Virtual 3D-printed surgical model improves bone regeneration
Dental implant technology has advanced greatly over the past few decades, allowing for more cost-effective procedures. Often, when a patient loses teeth due to trauma or disease, bone loss ensures that makes it difficult or impossible to use dentures or dental implants. To combat this problem, bone grafting, a surgical procedure that replaces bone, is often used to serve as a support for dental implants and replacement teeth. Often titanium mesh is used as a tent over the bone graft to support the graft’s shape and volume while the new bone grows. However, titanium mesh can be logistically challenging and time-consuming to form and position in the patient, and it can irritate the soft tissues in the mouth. A recent case letter in the current issue of the Journal of Oral Implantology describes a technique to create and position titanium mesh to improve guided bone regeneration.
In collaboration, Loma Linda University, King Khalid University, and King Saud University, doctors encountered a patient who had several missing front teeth due to an injury that resulted in a large gap referred to as a bony defect. The authors decided to begin with a bone graft, followed by dental implants that would support the replacement teeth. They created a virtual 3D model of the patient’s mouth and bony defect, then, with a computer program, determined the correct position and placement of the bone graft based on the desired location of replacement teeth. They 3D printed a model and fabricated the titanium mesh to fit the intended bone position and volume. The authors filled the titanium mesh with bone harvested from a remote location in the patient’s mouth and secured it in the site of the missing teeth with fixation screws.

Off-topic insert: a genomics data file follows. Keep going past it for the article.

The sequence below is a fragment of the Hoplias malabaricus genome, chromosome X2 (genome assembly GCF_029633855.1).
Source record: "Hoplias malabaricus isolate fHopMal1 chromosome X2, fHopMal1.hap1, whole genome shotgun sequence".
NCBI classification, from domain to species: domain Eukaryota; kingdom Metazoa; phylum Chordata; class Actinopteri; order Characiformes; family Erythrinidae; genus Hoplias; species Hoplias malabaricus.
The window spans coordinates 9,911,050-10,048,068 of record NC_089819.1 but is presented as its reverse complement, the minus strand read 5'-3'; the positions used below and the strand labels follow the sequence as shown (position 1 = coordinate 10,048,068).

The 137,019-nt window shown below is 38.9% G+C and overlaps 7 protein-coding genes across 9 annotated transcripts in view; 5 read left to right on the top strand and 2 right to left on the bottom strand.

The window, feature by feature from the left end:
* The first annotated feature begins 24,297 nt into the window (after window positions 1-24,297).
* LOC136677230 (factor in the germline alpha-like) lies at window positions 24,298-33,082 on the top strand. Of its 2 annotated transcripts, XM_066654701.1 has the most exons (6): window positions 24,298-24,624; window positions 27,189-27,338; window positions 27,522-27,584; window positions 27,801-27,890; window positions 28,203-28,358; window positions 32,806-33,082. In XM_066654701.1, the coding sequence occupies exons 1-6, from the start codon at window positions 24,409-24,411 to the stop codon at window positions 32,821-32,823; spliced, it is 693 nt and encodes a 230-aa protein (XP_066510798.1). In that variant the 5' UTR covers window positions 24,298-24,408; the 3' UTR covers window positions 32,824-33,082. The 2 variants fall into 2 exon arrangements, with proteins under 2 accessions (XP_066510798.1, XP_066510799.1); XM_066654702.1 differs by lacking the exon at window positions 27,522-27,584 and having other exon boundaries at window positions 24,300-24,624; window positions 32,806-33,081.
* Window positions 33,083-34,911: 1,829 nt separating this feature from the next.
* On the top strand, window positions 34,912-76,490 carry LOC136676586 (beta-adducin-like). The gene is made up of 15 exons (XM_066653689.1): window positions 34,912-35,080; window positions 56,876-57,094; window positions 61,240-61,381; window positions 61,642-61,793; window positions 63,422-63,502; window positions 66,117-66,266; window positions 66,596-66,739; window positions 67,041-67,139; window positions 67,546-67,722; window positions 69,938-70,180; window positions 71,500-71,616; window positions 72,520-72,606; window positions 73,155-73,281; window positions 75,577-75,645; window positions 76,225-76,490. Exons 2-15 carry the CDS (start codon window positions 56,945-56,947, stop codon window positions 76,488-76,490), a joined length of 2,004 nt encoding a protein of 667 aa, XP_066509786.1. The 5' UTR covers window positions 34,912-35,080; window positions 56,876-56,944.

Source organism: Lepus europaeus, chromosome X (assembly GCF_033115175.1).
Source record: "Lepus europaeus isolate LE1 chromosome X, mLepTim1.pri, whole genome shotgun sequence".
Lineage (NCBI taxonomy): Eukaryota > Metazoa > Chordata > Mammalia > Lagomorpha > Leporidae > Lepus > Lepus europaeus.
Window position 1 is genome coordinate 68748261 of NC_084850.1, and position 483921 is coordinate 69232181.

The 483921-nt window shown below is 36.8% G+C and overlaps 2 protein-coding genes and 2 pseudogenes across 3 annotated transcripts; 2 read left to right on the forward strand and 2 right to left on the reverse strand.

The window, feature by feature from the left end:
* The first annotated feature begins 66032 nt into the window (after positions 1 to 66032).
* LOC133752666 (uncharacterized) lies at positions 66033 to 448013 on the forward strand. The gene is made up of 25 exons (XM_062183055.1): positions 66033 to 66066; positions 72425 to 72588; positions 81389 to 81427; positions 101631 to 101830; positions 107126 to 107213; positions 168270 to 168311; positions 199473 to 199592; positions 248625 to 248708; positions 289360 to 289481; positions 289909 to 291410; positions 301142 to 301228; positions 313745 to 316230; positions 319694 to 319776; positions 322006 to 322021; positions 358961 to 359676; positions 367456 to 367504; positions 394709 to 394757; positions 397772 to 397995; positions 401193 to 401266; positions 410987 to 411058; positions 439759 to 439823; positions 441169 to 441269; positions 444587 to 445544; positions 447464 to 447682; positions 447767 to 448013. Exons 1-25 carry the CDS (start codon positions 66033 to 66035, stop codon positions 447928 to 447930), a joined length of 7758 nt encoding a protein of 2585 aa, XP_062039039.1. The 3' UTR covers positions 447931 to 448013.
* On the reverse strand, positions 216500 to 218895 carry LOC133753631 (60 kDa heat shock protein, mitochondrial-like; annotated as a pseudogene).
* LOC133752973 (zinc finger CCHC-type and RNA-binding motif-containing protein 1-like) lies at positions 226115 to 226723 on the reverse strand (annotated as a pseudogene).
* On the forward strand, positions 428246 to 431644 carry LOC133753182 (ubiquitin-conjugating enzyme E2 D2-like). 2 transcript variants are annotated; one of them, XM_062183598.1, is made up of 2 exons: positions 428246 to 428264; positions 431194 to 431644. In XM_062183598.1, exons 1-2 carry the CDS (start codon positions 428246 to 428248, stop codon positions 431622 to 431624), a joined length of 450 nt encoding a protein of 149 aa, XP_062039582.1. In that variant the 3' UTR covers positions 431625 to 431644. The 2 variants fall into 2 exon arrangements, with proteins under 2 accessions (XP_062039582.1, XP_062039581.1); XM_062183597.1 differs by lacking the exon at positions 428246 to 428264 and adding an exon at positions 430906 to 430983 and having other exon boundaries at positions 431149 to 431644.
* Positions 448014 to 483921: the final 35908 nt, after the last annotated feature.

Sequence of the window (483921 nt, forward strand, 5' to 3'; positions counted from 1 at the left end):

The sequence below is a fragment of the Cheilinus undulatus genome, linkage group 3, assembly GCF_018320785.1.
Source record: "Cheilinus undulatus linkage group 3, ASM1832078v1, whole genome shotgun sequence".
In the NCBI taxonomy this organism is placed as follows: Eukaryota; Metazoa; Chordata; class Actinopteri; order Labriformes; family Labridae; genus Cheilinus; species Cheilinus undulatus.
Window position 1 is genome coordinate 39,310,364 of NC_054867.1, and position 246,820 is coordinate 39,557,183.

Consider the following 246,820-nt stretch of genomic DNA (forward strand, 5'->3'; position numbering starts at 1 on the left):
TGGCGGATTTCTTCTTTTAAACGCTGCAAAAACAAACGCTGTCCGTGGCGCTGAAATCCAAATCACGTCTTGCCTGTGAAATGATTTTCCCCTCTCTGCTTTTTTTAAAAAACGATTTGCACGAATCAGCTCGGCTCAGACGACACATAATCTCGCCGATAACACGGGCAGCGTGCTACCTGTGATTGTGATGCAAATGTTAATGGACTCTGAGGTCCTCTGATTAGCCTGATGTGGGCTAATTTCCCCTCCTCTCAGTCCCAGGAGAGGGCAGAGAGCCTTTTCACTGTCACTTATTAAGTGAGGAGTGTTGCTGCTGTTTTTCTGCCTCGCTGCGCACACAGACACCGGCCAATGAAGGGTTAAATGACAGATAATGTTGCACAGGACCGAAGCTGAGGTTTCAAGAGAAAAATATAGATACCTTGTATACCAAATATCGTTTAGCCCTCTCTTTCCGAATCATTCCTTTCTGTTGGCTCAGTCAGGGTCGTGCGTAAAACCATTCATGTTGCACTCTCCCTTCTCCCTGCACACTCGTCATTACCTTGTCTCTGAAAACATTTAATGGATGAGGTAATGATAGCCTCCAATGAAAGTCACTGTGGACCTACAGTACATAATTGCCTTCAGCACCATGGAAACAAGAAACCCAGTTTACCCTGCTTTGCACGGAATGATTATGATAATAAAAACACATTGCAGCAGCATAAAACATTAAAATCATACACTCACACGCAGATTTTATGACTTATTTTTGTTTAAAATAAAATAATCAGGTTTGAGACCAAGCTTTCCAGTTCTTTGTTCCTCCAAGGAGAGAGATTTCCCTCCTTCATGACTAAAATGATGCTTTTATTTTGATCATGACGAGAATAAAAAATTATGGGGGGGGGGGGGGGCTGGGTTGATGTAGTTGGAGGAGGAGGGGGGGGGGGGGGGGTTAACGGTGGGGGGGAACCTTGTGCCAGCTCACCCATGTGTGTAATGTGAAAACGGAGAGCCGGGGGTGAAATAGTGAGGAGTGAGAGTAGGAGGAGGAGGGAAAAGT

By digitally creating the titanium mesh, the authors were able to ensure that the material was the precise shape and volume needed for the patient’s bone defect. This reduced the chance that the titanium mesh would cause an unfavorable outcome during healing, including mesh exposure and irritation. During surgery, the authors ensured the proper placement of the titanium mesh and bone graft with a positioning jig fabricated from a clear plastic mold that used the existing teeth to hold the mesh in place while it was being secured. Finally, to improve wound healing and bone stability, they applied fibrin membranes rich in platelets.
“Virtual 3D planning has become more popular in recent years when planning for implant placement,” said author Aladdin J. Al-Ardah. “Our technique ensures precise augmentation of the bony defect and accurate positioning of the mesh.” The authors concluded that prefabrication of titanium mesh also reduces surgical time and ensures that the location of replacement teeth with be correct. Future work is needed to improve fabrication of the positioning jig as well as to determine the dental procedures for which this technique would be appropriate.